Magnusson (Andrew D.), Zoroastrians in Early Islamic History: Accommodation and Memory, Edinburgh, Edinburgh University Press, 2022, 224 p. ISBN 978-1474489522.
Andrew D. Magnusson is Assistant Professor of History at the University of Central Oklahoma.
The second Muslim caliph, Umar ibn al-Khattab, once reportedly exclaimed, ’I do not know how to treat Zoroastrians!’ He and other Muslims encountered Zoroastrians during the conquest of Arabia but struggled to formulate a consistent policy toward the adherents of a religion that was neither biblical nor polytheistic. Some Muslims saw Zoroastrians as pagans and sought to limit interaction with them. Others found ways to incorporate them within the empire of Islamic law. Andrew D. Magnussondescribes the struggle between advocates of inclusion and exclusion, the ultimate accommodation of Zoroastrians, and the reasons that Muslim historians have subsequently buried the memory of this relationship.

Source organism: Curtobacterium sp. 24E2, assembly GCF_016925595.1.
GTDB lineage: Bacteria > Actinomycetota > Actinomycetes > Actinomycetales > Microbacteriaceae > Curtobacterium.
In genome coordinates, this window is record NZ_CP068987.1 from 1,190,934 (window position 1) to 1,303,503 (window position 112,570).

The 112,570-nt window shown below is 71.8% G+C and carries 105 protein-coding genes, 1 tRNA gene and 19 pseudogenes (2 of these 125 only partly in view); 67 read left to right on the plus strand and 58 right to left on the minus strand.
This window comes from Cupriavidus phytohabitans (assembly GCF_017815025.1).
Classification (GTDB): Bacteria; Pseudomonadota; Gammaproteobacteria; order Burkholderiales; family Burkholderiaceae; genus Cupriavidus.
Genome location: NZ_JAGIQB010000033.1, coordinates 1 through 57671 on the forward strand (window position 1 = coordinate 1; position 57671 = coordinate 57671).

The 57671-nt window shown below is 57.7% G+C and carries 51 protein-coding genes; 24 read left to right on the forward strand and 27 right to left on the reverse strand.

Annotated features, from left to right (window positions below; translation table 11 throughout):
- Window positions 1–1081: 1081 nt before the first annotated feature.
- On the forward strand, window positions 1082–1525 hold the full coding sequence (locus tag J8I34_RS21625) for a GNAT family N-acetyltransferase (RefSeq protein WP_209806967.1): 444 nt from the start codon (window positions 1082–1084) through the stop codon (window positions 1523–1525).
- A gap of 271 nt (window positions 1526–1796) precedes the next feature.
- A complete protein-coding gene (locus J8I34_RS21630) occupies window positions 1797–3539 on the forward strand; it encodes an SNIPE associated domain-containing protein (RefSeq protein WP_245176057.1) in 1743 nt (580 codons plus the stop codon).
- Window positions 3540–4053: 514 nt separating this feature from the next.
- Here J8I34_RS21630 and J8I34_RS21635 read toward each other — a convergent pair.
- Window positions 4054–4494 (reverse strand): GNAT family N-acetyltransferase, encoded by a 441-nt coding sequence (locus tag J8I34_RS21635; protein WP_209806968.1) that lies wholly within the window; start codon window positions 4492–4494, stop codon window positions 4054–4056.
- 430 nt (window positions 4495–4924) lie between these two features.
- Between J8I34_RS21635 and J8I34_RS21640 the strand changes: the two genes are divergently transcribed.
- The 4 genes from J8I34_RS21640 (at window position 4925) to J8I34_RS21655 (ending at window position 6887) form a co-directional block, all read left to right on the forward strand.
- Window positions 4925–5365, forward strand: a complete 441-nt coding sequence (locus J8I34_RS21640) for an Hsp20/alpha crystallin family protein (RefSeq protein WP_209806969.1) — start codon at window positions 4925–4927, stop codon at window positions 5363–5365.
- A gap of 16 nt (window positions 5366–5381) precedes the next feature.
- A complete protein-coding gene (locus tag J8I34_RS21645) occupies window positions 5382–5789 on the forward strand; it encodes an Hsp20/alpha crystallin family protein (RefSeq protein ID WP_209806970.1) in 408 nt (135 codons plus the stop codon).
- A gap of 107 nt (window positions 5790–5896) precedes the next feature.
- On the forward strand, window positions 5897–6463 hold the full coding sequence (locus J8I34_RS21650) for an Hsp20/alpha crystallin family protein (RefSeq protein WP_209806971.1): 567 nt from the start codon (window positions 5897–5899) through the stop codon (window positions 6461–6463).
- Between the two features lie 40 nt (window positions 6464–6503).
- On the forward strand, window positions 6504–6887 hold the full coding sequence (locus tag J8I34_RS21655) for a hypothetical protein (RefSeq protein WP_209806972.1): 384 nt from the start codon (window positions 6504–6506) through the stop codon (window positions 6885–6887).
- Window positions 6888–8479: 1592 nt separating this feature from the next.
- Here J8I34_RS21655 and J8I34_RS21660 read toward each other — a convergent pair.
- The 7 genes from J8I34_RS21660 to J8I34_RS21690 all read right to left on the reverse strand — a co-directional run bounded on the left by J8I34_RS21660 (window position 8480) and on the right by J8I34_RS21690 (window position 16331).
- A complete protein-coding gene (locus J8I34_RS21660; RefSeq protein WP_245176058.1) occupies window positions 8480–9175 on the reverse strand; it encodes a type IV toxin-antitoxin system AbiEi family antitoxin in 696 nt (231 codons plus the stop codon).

Introduction: Zoroastrianism, Islam, and Accommodation
- Myth and Countermyth in Zoroastrian Historiography
- Umar’s Dilemma: The Taxation of People without a Book
- Marriage, Meat, and the Limits of Accommodation
- Salman’s Charter as a Site of Memory
- Fire Temple Desecration and Triumphal Tales of Violence
- Rhetorical Zoroastrians in Early Islamic Discourse
Conclusion: An Ambivalent Accommodation
Appendix A—Translation of an Iranian Recension of Salman’s Charter
Appendix B—Translation of an Indian Recension of Salman’s Charter